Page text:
Wildland fire safety for livestock, pets
Last updated 5/15/2008 at Noon
esidents have taken steps to keep their families and homes fire-safe. They shouldn’t forget their pets and livestock; their chances of surviving a wildfire can be increased with some advance planning.
Homeowners should clear defensible space around barns, pastures and property, just as they do their homes. PRC 4291 requires clearance around all structures on one’s property.
They should plan ahead and know where they would evacuate the animals. They can contact their local fairgrounds, stockyards, equestrian centers, friends and the like about their policies and ability to take livestock temporarily in an emergency.
Several evacuation routes should be determined. Those who don’t have their own truck and trailer should make arrangements with local companies or neighbors before disaster strikes. Neighbors should have each other’s contact numbers (cell phone, work and home, for instance).
Animal owners should have vaccination/medical records, registration papers and photographs of their animals (proof of ownership) and a Disaster Preparedness Kit.
If it is absolutely necessary to leave animals, they should be left in a pre-selected, cleared area with enough hay for 48 to 72 hours. One should not rely on automatic watering systems. Power may be lost. One should not wait until the last minute to start evacuating.
A livestock Disaster Preparedness Kit should include the following:
• Hay, feed and water for three days
• Non-nylon leads and halters
• First aid items
• Wire cutters and a sharp knife
• Hoof pick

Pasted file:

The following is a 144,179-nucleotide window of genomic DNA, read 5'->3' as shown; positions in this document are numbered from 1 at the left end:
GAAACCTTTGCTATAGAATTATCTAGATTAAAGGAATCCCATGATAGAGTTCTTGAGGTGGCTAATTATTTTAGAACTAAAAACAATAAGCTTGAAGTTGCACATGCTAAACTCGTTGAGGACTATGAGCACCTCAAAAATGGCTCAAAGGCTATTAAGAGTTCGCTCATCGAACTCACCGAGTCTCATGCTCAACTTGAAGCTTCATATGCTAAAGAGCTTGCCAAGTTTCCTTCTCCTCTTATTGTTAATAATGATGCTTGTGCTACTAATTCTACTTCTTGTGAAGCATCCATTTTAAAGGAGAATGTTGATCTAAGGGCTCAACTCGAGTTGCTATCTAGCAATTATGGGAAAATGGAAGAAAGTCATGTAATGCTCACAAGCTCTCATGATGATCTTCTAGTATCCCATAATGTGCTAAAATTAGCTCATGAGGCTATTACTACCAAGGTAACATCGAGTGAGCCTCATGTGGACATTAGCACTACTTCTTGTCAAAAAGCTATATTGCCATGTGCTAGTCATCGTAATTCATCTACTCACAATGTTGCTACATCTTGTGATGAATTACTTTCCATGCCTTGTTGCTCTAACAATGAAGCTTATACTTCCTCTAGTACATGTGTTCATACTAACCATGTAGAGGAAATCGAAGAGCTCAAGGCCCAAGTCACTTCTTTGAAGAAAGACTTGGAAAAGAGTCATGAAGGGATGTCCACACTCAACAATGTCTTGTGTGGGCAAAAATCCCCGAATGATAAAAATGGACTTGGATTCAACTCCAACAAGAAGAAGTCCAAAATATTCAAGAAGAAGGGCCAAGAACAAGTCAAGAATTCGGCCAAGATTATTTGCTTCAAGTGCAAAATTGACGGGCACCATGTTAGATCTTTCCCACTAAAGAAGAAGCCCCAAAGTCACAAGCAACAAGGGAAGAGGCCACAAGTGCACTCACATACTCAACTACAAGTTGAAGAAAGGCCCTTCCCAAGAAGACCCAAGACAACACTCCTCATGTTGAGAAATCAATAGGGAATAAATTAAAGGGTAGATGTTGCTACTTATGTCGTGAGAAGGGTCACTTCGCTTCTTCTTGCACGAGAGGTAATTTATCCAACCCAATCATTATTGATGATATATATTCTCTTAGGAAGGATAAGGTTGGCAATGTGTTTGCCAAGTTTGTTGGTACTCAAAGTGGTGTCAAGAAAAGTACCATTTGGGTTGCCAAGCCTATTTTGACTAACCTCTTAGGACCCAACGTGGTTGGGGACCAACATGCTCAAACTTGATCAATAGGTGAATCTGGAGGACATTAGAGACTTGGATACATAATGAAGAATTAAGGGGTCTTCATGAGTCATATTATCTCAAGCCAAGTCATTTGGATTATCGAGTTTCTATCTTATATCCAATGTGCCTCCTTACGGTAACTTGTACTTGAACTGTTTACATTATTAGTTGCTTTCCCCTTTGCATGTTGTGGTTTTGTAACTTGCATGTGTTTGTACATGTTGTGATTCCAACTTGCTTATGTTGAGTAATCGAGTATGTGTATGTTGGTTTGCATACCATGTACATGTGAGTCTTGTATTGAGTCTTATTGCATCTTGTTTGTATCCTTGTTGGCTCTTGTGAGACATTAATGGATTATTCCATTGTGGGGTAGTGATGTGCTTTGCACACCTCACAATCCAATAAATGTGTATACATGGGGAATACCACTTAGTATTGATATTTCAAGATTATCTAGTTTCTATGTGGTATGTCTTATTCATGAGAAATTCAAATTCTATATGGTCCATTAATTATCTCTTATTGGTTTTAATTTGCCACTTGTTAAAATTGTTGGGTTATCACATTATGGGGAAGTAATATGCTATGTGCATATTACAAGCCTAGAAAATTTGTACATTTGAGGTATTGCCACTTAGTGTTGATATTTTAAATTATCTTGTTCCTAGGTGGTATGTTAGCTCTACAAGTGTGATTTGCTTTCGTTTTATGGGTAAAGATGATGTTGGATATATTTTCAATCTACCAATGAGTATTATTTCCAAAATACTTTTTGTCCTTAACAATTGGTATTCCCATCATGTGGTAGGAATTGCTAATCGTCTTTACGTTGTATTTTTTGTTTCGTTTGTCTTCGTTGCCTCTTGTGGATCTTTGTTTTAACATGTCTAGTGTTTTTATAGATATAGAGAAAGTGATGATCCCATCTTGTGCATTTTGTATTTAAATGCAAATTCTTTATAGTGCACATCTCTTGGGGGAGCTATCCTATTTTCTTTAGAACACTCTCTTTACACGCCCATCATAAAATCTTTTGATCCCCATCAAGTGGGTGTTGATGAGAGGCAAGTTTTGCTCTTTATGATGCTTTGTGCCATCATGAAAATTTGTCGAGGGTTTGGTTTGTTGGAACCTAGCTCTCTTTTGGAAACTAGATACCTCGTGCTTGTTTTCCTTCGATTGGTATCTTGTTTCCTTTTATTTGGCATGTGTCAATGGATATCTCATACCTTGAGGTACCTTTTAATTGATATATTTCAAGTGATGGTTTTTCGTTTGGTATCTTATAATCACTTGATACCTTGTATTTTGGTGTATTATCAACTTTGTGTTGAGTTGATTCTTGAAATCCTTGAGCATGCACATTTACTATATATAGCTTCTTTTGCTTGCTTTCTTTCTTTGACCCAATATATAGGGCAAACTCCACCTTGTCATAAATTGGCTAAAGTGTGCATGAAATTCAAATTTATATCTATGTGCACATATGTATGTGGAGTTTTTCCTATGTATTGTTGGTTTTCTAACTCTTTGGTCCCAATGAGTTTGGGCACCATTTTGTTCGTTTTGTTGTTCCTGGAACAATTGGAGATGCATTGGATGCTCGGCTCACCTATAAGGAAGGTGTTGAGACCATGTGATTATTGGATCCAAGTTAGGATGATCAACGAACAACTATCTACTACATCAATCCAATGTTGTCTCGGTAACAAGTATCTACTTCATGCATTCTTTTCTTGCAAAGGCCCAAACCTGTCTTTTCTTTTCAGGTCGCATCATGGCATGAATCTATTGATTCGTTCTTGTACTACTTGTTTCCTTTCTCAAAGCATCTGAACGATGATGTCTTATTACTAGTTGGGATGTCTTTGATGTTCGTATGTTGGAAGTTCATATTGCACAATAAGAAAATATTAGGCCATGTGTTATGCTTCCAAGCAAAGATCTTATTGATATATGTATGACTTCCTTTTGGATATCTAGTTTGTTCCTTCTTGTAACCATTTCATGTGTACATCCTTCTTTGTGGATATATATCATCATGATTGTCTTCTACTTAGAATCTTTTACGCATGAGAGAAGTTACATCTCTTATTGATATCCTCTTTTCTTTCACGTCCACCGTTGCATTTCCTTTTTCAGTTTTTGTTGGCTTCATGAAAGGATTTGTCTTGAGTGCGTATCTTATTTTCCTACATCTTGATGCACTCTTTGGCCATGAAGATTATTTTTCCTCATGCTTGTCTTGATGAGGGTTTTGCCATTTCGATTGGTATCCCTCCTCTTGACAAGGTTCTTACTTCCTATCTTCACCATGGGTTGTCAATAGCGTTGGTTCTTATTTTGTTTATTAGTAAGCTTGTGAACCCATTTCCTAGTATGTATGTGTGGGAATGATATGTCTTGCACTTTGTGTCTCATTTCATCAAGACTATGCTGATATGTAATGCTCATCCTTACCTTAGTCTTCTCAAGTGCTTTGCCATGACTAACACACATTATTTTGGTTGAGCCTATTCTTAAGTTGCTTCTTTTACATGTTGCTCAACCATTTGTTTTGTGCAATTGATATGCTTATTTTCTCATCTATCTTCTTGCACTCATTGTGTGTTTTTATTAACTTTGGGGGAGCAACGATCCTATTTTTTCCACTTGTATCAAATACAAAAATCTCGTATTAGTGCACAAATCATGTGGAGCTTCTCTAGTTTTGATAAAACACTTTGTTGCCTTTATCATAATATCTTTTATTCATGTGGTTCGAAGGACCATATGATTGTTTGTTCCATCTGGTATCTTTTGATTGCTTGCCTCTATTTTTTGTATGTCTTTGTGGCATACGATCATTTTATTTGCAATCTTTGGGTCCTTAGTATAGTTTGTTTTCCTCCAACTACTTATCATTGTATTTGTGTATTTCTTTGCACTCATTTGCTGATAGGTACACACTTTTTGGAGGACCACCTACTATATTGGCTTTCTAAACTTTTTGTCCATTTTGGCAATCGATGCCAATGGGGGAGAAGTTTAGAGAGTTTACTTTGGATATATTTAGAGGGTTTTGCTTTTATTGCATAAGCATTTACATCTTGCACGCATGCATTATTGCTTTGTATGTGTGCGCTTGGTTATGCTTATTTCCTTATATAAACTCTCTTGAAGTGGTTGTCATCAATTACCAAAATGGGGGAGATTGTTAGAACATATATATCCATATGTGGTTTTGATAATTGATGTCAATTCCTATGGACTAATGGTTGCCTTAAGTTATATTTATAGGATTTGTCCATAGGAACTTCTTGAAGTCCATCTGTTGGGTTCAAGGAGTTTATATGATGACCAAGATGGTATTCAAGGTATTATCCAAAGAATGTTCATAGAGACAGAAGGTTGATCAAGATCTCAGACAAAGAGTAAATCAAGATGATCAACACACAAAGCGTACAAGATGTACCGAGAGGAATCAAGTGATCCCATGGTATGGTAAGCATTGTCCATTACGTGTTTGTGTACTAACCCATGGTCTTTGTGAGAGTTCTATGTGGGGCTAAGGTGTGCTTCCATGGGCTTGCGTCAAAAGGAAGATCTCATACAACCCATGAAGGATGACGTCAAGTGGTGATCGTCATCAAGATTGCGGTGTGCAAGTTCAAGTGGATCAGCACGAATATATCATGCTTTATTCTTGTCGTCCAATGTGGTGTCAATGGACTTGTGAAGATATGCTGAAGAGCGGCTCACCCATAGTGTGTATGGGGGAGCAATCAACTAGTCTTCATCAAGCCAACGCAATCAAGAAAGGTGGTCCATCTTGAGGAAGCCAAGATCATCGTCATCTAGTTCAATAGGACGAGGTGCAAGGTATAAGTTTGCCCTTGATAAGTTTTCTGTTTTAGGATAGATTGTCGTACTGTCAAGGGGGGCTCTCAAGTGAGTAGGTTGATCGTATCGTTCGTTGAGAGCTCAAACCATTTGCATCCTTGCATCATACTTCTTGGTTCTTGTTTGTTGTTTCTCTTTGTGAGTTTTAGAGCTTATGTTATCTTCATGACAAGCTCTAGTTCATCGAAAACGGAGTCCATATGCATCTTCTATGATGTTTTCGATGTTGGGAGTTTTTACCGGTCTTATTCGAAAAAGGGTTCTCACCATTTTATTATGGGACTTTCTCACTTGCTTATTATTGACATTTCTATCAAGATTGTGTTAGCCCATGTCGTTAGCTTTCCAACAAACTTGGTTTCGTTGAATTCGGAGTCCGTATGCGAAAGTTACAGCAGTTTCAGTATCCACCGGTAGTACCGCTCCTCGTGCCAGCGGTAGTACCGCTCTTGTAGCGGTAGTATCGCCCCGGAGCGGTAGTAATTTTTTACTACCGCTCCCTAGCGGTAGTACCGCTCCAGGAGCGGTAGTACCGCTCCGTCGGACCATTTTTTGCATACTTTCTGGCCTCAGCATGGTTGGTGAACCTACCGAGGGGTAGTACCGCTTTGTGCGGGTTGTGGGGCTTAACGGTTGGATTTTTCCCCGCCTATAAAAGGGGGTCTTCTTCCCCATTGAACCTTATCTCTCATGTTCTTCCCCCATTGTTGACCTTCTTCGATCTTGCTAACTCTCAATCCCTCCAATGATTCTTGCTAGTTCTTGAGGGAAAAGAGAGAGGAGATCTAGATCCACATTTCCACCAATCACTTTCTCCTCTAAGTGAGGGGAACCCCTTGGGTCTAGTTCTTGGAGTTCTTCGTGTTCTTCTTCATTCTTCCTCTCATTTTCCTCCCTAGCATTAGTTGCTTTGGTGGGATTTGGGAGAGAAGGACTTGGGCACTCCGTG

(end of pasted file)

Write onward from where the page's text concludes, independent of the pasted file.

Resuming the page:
• Leg wraps
• Water buckets
• Plastic trash barrel with a lid
• Portable radio and extra batteries
During a wildfire, local animal rescue organizations work with law enforcement and fire departments to rescue as many animals as they can.
In battling a wildfire, firefighters will do what they can but they are not responsible for evacuating livestock. Firefighters may cut fences or open gates to free trapped animals.
Pet owners should plan ahead to know where they will take or leave their pets. In case they are not home when disaster strikes, they should arrange in advance for a neighbor to check on or transport their pets. The neighbors should have their contact numbers.
In the event of evacuation pets may not be allowed inside human emergency shelters so an alternate prearranged location to take animals is needed.
Make sure pets are always wearing properly fitted collars with personal identification, rabies and license tags.
Each animal should have its own carrier. Birds, rodents and reptiles should be transported in cages. Cages should be covered with a light sheet or cloth to minimize their fear.
Vaccination/medical records, veterinary contact information, proof of ownership, a current photo and a Disaster Preparedness Kit should be stored in one location.
A pet Disaster Preparedness Kit should include the following:
• Pet carrier for each pet
• Two-week supply of food and water
• Non-spill food and water bowls
• Pet first-aid kit
• Medications and dosing instructions
• Cat litter box and litter
• Plastic bags for waste disposal
• Paper towels
• Toys and treats
If one must leave pets, they should be brought indoors. Never leave pets chained outdoors! Use a room with no windows and adequate ventilation, such as a utility room, garage, bathroom or other area that can be easily cleaned. Do not tie pets up!
Leave only dry foods and fresh water in non-spill containers. If possible, open a faucet to let water drip into a large container or partially fill a bathtub with water.